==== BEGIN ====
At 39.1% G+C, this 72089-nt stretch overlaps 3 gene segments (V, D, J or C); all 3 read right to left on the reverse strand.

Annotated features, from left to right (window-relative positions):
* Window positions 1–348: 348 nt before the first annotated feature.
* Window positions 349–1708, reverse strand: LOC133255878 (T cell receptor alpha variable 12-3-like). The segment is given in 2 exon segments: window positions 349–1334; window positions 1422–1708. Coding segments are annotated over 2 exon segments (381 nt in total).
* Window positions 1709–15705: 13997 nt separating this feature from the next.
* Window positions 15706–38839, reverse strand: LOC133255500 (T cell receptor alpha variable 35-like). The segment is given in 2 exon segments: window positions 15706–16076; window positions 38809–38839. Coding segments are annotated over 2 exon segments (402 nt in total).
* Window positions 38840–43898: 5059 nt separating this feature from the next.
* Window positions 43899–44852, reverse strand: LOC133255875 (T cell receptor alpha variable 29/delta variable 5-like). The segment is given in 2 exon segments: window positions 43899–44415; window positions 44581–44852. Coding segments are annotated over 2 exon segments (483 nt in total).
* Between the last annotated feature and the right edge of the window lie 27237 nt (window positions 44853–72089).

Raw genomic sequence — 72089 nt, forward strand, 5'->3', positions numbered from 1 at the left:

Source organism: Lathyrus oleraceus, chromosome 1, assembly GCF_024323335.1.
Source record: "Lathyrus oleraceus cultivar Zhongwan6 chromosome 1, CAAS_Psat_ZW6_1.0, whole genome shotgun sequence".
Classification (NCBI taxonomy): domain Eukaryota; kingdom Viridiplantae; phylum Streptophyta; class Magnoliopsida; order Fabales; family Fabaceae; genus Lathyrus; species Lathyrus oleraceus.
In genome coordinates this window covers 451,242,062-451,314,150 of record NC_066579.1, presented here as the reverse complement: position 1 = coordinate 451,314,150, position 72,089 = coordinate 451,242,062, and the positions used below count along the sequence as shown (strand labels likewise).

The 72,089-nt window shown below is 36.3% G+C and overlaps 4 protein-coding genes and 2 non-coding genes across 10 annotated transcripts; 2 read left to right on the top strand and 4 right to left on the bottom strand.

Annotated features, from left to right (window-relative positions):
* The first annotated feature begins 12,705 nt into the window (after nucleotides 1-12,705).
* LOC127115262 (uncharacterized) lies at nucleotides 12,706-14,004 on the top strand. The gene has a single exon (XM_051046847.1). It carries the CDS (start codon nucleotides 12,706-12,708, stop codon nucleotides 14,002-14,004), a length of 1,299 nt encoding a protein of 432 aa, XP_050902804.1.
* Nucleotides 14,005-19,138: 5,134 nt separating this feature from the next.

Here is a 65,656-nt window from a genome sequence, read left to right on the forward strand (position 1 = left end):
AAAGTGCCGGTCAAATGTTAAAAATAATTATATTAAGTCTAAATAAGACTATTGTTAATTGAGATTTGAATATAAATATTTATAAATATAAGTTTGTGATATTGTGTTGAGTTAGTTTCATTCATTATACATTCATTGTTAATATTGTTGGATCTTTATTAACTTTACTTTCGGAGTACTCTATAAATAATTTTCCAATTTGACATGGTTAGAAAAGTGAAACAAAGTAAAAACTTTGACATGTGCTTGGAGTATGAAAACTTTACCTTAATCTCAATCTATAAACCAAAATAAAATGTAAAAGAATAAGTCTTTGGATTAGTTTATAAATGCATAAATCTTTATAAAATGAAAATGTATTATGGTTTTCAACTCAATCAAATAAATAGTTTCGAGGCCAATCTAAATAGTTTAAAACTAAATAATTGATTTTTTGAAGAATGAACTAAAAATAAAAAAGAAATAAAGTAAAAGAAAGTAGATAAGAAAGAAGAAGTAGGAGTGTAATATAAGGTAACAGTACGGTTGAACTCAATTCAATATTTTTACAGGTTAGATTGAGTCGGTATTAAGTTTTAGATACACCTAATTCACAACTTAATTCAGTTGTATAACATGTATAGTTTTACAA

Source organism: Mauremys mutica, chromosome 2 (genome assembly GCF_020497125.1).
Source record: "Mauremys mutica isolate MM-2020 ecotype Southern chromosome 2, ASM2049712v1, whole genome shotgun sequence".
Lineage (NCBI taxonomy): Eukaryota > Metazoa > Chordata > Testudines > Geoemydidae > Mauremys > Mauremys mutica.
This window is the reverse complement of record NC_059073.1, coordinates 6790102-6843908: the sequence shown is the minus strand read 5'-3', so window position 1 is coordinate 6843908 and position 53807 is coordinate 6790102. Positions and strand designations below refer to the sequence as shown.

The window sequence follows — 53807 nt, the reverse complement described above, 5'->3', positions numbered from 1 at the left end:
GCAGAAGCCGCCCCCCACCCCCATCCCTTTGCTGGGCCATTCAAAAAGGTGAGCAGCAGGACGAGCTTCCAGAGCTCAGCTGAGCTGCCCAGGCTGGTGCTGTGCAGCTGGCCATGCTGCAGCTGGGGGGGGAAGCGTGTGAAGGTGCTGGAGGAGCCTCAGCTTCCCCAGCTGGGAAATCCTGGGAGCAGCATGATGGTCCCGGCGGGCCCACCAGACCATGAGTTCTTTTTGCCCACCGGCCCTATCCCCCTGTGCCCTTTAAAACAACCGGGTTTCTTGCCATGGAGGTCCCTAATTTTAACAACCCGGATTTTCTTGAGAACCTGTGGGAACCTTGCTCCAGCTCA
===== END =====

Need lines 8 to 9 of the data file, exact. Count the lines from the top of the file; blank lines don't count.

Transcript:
* Window positions 43899–44852, reverse strand: LOC133255875 (T cell receptor alpha variable 29/delta variable 5-like). The segment is given in 2 exon segments: window positions 43899–44415; window positions 44581–44852. Coding segments are annotated over 2 exon segments (483 nt in total).
* Between the last annotated feature and the right edge of the window lie 27237 nt (window positions 44853–72089).